Weir removals on the River Gelt

WTT’s Conservation Officer for the North, Gareth Pedley, walks us through a recent project which we’ve delivered in Geltsdale…

WTT has teamed up with project managers from the Environment Agency’s Cumbria River Restoration Strategy Programme and Water Resources Decommissioning of Unused Assets Programme to remove two redundant flow gauging weirs on the River Gelt near Castle Carrock, in the River Eden catchment.

The benefits of removing almost any obstruction in a river are wide-ranging, but in this case, from WTT’s perspective, the most important aspect was improving fish passage and restoring natural river processes on the Old Water and New Water of the River Gelt. It was also very helpful that complete eventual removal of the weirs had been stipulated by the landowner at the time when they were originally installed, to ensure that redundant structures would not be left littering the countryside! This greatly simplified the whole project, as there is usually a significant amount of discussion and negotiation required before obstructions can be removed. 

The river restoration company, Dynamic Rivers, oversaw the design of the removal process, starting with a full assessment and options appraisal, with WTT steering the project towards full removal to renaturalise the channel, without leaving any legacy structures in the river. The result should allow a more natural adjustment of the channels to occur over future high flow events. 

The images below show how the Old Water has adjusted in this way, after the weir was removed.

1 Old Water Before
2 Old Water After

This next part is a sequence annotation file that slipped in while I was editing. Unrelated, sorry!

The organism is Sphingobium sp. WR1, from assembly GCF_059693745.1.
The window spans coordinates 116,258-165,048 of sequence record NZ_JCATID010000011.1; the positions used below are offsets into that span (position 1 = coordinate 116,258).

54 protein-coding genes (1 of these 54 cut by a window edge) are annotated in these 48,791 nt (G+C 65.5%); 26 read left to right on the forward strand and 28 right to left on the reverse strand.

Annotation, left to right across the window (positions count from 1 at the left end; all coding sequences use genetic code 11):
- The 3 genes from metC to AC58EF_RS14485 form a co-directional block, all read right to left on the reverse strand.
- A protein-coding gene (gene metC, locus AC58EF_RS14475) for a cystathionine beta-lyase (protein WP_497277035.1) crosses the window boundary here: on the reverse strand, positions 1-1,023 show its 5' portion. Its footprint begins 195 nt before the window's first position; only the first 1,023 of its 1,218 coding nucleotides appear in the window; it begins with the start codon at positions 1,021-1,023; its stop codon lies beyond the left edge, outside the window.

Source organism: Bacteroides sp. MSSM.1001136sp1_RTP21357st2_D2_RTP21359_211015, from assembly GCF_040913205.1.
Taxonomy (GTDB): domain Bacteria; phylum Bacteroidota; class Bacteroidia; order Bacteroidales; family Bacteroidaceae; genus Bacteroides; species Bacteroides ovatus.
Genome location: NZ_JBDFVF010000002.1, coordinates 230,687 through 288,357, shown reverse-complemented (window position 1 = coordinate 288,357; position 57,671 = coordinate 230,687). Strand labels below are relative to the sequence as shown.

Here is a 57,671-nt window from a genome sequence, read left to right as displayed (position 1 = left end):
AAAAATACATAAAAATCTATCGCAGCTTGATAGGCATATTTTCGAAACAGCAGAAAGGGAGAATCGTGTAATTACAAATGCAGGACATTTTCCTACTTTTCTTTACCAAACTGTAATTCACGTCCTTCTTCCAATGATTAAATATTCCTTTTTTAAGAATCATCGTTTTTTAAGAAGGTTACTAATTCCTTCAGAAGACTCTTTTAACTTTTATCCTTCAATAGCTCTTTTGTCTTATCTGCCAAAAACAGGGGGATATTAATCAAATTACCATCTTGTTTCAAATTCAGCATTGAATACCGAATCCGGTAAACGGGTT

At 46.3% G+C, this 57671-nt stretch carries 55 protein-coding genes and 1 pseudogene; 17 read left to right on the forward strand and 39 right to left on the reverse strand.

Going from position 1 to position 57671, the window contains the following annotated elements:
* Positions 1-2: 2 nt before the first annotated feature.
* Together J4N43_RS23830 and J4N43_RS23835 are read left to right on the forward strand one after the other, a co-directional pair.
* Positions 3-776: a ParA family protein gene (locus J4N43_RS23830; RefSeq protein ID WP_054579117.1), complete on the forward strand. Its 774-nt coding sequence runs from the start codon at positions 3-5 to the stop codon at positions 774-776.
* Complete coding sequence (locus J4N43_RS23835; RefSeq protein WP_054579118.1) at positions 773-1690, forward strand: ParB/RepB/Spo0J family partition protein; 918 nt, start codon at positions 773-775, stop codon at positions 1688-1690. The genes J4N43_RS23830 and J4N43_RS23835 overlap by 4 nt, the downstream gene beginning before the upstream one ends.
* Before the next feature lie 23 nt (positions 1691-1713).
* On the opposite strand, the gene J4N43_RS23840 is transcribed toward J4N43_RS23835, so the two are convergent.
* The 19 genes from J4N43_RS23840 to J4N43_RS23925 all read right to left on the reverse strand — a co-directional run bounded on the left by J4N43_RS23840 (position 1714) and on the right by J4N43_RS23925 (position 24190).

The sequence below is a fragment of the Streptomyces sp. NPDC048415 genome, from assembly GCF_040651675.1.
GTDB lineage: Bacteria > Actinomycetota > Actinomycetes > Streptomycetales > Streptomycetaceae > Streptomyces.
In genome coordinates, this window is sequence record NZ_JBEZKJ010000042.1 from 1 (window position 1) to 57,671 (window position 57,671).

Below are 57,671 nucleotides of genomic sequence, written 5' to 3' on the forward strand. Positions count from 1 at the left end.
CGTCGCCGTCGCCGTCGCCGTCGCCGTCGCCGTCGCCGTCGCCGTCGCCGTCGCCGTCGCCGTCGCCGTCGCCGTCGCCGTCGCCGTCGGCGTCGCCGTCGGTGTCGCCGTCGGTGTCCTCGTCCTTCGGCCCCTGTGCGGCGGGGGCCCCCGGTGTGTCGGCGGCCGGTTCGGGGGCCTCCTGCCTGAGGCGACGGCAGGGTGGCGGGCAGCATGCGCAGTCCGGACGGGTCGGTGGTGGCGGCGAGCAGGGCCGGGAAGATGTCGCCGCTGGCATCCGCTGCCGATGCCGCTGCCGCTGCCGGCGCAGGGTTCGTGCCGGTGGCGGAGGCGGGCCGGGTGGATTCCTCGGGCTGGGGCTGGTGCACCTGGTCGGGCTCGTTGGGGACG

The whole removal process went very smoothly: pre-works fish rescues highlighted healthy numbers of trout around both weirs, and we relocated the fish upstream of the site to allow the contractors and their machinery to work freely. Undoubtedly, these fish will already be recolonising their lovely new habitat. The large pools of the United Utilities intakes (which create further obstructions downstream) also aided the weir removal process by acting as secondary sediment controls, limiting the impact of the fine sediment mobilised by the work. Work on both weirs was just about completed within the originally predicted two-week timeframe, with just a short delay from high water.

While there are still two major, manmade obstructions just downstream of our work site (United Utilities’ intakes), our project will allow fish trapped upstream of those obstructions to easily ascend back up the catchments, and these removals also give greater impetus to improving fish passage at the remaining obstructions downstream. The work undertaken will allow naturalisation of both channels by reinstating the natural river processes previously inhibited by the impoundments of the weirs, to the benefit of fish and invertebrates.

Whenever opportunities arise, removing redundant and low value weirs like these, all around the UK, will be vital to improve riverine habitat and provide natural, uninhibited access for fish around their native catchments — as shown in the before’ and after’ images from the New Water weir removal site below.

3 New Water Before
4 New Water After

The Wild Trout Trust would like to thank the Environment Agency for entrusting this important work to us, Dynamic Rivers for undertaking the feasibility and detailed design, United Utilities for accommodating the temporary disruption to their operations, the landowners and tenant for their relaxed approach to the work, and O’Malley Groundworks for undertaking the removal. 

For more information about the impact of weirs, take a look at our Weirs, Barriers and Hydropower’ page HERE.